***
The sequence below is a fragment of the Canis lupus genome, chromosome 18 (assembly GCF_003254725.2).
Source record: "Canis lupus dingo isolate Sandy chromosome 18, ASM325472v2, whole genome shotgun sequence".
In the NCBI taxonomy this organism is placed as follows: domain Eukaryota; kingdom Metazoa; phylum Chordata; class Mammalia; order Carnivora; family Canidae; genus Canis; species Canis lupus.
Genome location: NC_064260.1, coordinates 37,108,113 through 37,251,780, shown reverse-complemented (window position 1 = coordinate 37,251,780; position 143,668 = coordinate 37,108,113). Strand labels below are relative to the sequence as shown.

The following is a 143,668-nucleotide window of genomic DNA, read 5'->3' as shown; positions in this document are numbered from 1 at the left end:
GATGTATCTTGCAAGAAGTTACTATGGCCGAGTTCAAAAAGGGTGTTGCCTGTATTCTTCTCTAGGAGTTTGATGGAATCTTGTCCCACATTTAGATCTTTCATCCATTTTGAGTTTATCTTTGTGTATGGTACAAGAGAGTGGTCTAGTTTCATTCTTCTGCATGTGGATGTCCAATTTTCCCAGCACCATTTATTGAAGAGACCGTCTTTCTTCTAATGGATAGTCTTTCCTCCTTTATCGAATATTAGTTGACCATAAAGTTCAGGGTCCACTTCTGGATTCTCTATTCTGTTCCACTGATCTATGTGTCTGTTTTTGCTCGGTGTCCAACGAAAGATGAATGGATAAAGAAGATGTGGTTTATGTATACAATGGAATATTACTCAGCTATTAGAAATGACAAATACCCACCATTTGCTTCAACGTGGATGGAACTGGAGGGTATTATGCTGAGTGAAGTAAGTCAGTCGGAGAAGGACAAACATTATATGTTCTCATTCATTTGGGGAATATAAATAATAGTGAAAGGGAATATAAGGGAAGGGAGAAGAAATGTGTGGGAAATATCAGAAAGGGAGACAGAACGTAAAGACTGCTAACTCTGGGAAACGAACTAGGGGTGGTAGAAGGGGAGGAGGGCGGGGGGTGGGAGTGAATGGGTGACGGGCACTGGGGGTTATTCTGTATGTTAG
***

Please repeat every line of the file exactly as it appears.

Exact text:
The sequence below is a fragment of the Canis lupus genome, chromosome 18 (assembly GCF_003254725.2).
Source record: "Canis lupus dingo isolate Sandy chromosome 18, ASM325472v2, whole genome shotgun sequence".
In the NCBI taxonomy this organism is placed as follows: domain Eukaryota; kingdom Metazoa; phylum Chordata; class Mammalia; order Carnivora; family Canidae; genus Canis; species Canis lupus.
Genome location: NC_064260.1, coordinates 37,108,113 through 37,251,780, shown reverse-complemented (window position 1 = coordinate 37,251,780; position 143,668 = coordinate 37,108,113). Strand labels below are relative to the sequence as shown.

The following is a 143,668-nucleotide window of genomic DNA, read 5'->3' as shown; positions in this document are numbered from 1 at the left end:
GATGTATCTTGCAAGAAGTTACTATGGCCGAGTTCAAAAAGGGTGTTGCCTGTATTCTTCTCTAGGAGTTTGATGGAATCTTGTCCCACATTTAGATCTTTCATCCATTTTGAGTTTATCTTTGTGTATGGTACAAGAGAGTGGTCTAGTTTCATTCTTCTGCATGTGGATGTCCAATTTTCCCAGCACCATTTATTGAAGAGACCGTCTTTCTTCTAATGGATAGTCTTTCCTCCTTTATCGAATATTAGTTGACCATAAAGTTCAGGGTCCACTTCTGGATTCTCTATTCTGTTCCACTGATCTATGTGTCTGTTTTTGCTCGGTGTCCAACGAAAGATGAATGGATAAAGAAGATGTGGTTTATGTATACAATGGAATATTACTCAGCTATTAGAAATGACAAATACCCACCATTTGCTTCAACGTGGATGGAACTGGAGGGTATTATGCTGAGTGAAGTAAGTCAGTCGGAGAAGGACAAACATTATATGTTCTCATTCATTTGGGGAATATAAATAATAGTGAAAGGGAATATAAGGGAAGGGAGAAGAAATGTGTGGGAAATATCAGAAAGGGAGACAGAACGTAAAGACTGCTAACTCTGGGAAACGAACTAGGGGTGGTAGAAGGGGAGGAGGGCGGGGGGTGGGAGTGAATGGGTGACGGGCACTGGGGGTTATTCTGTATGTTAG